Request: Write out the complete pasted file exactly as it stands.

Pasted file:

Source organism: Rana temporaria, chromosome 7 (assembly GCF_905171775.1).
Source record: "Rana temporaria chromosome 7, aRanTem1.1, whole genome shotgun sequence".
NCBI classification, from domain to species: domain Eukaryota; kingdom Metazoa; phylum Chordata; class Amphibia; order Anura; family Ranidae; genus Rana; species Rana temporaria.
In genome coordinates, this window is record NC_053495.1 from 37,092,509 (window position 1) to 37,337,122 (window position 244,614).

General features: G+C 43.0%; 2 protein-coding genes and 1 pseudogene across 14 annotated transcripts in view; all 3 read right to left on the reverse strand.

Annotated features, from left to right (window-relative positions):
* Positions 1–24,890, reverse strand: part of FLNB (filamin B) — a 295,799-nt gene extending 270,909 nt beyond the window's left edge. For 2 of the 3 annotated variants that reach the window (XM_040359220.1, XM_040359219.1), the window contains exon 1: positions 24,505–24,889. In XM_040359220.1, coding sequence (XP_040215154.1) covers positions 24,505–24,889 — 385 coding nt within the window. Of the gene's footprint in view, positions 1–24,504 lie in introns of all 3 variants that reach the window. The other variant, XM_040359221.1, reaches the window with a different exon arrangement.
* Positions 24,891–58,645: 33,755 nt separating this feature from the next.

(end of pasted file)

Source organism: Rana temporaria, chromosome 7 (assembly GCF_905171775.1).
Source record: "Rana temporaria chromosome 7, aRanTem1.1, whole genome shotgun sequence".
NCBI classification, from domain to species: domain Eukaryota; kingdom Metazoa; phylum Chordata; class Amphibia; order Anura; family Ranidae; genus Rana; species Rana temporaria.
In genome coordinates, this window is record NC_053495.1 from 37,092,509 (window position 1) to 37,337,122 (window position 244,614).

General features: G+C 43.0%; 2 protein-coding genes and 1 pseudogene across 14 annotated transcripts in view; all 3 read right to left on the reverse strand.

Annotated features, from left to right (window-relative positions):
* Positions 1–24,890, reverse strand: part of FLNB (filamin B) — a 295,799-nt gene extending 270,909 nt beyond the window's left edge. For 2 of the 3 annotated variants that reach the window (XM_040359220.1, XM_040359219.1), the window contains exon 1: positions 24,505–24,889. In XM_040359220.1, coding sequence (XP_040215154.1) covers positions 24,505–24,889 — 385 coding nt within the window. Of the gene's footprint in view, positions 1–24,504 lie in introns of all 3 variants that reach the window. The other variant, XM_040359221.1, reaches the window with a different exon arrangement.
* Positions 24,891–58,645: 33,755 nt separating this feature from the next.